At first, that meant using an old Kentucky Fried Chicken headset system that cost a couple hundred dollars. Customers would give their orders to headset-clad runners, who would pass them along to headset-clad kitchen workers, who would finally fill them. But there was so much interference on the lines, mostly from car phones, that the workers could barely make out the orders. Next, the owners tried the Pokky system, which is used in many restaurants today. The package required workers to carry a device in their hands and a long list of two-digit codes in their heads--and would have cost almost $10,000 to implement fully. "Turns out, the name fit," jokes company president Paul Norton.
Finally, the Espresso Lane found its perfect system: plastic drink cards dubbed "speeding tickets" and the same infrared scanning equipment that giant supermarkets like Safeway use to monitor inventory and customer cards. Each customer has up to four of his or her favorite orders bar-coded on the card's surface. The system has reduced rush-hour turnaround time to less than three minutes and cut order errors to zero. In the process, sales have increased by 10%, to $525,000.
The Espresso Lane bought its proprietary system for $8,000; it includes a Pentium computer, two small printers for the kitchen, and two hand-held devices with screens.
The runners have been converted to order takers, who rarely even have to speak: they simply scan each card, and the customer's order pops up on both their screen and one of the kitchen printers. The company also plans to use the cards to issue free-drink coupons, based on customers' preferences, and to do direct mailings. --S.S.
The Ultimate Head Trip
Problem: Creating 3-D computer models from clay prototypes
Solution: A system that transforms objects into readable computer files
Payoff: Efficient and accurate computer-model generation
Technology was slowing down business at Mosa Extreme Sports, a $6-million manufacturer of helmets and protective gear for rigorous sports like in-line skating and snowboarding. When co-owners Doug Poe and Tom Akeley had to create a prototype for the next wave of protective headgear, they'd typically begin with pencil sketches and then move on to clay models. Simple enough. But to turn the clay prototype into a manufacturing mold, they'd have to undertake the grueling task of designing a computer model--a painstaking process of "creating and defining curvaceous shapes mathematically," says Poe, that often took up to three days to complete.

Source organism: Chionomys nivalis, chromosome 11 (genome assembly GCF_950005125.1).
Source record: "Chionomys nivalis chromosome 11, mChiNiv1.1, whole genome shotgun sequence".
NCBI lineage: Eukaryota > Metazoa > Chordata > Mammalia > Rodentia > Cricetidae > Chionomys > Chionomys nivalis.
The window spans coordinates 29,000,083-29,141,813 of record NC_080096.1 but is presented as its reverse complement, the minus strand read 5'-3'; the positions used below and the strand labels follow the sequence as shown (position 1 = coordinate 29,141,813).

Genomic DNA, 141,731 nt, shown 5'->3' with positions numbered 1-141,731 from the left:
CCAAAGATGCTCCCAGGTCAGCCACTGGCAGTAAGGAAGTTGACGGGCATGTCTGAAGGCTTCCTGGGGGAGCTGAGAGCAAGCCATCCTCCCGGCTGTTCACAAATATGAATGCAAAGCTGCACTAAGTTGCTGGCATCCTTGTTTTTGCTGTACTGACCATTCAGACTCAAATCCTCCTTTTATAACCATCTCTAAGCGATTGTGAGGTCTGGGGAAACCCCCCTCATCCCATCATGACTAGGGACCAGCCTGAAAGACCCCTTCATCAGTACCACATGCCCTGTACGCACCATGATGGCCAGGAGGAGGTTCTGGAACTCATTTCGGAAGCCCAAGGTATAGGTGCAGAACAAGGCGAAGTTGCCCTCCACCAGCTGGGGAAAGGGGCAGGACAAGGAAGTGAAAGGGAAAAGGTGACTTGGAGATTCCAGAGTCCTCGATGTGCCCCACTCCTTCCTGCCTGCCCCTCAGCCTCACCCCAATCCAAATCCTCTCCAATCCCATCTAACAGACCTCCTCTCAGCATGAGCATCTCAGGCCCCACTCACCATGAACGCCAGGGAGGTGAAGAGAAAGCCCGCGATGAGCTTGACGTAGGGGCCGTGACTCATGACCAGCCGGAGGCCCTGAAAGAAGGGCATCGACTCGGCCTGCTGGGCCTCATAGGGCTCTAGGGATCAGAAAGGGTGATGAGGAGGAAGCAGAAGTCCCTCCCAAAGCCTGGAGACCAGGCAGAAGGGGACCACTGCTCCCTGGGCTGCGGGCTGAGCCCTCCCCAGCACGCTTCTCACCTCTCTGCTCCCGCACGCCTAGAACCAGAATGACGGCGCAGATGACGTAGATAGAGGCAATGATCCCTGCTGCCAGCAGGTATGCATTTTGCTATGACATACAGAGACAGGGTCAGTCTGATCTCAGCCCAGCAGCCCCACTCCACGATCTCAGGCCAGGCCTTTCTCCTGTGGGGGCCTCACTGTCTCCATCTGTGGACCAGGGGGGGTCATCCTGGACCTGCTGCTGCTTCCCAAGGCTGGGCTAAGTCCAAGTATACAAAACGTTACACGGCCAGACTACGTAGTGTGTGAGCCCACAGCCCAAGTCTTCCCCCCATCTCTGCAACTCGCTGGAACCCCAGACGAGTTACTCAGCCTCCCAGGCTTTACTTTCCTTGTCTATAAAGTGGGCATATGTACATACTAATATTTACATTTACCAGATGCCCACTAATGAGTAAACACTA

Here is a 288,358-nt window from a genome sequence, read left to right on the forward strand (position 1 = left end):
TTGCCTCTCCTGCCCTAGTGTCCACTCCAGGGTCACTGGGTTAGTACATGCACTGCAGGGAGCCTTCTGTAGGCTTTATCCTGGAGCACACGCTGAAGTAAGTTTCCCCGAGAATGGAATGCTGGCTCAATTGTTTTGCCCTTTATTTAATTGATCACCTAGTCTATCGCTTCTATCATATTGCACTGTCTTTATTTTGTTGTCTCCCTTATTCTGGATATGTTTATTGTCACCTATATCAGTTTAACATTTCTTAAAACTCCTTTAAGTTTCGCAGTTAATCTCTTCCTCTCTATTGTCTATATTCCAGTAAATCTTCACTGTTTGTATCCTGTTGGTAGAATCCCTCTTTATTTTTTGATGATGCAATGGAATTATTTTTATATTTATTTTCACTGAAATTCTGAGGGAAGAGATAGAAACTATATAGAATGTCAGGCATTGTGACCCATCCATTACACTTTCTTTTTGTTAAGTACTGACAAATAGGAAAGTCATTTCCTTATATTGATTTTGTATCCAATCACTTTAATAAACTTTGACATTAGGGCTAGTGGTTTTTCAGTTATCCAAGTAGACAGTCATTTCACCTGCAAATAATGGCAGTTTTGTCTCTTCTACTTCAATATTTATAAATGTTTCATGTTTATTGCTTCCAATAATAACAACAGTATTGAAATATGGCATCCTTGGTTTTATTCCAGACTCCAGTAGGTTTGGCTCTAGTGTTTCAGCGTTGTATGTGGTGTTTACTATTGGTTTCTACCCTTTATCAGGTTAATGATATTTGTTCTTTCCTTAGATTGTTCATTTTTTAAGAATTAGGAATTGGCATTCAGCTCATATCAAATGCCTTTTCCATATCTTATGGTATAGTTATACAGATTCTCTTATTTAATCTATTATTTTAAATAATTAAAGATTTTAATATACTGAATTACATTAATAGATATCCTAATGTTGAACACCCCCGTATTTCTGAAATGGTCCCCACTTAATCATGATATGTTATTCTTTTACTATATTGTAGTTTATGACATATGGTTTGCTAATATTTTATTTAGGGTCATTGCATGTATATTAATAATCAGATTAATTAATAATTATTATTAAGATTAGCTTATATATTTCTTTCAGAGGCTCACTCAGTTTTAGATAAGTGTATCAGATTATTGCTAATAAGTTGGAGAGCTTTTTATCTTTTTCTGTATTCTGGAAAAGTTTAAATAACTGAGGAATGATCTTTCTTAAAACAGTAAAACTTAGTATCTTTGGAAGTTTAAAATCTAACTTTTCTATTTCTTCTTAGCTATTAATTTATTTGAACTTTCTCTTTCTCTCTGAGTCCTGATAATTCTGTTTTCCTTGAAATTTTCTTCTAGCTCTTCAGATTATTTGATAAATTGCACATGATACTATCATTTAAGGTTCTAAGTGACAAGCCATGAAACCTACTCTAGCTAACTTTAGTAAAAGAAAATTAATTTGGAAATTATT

Poe and Akeley acknowledge that a very high-end CAD system might have solved the problem for the small Hermosa Beach, Calif., company. But it was looking for something a lot less pricey. The solution? Immersion's MicroScribe-3D (408-467-1900; $2,995), a tabletop computer accessory that can electronically transform a physical object into a 3-D computer graphic, coupled with HighRes's HighLight software (619-459-1493; $5,400), which translates the MicroScribe graphics into computer files that CAD systems can read.
The MicroScribe comprises a penlike tool attached to a three-hinged mechanical arm that sits upright on a small base. To "scan" an object into the computer, Poe gently presses the stylus tip against the clay prototype and carefully outlines its surface. The HighLight software then automatically converts the input into a readable 3-D digital format. With the design safely ensconced in the computer, Poe can use the CAD system to make cosmetic changes to the model's surface and even to modify its overall shape.
Mosa Extreme Sports now produces 3-D computer models 60% faster than it used to, says Poe. That leaves the partners plenty of time to roller-blade along Hermosa Beach--while testing out their newest helmets, of course. --Joshua Macht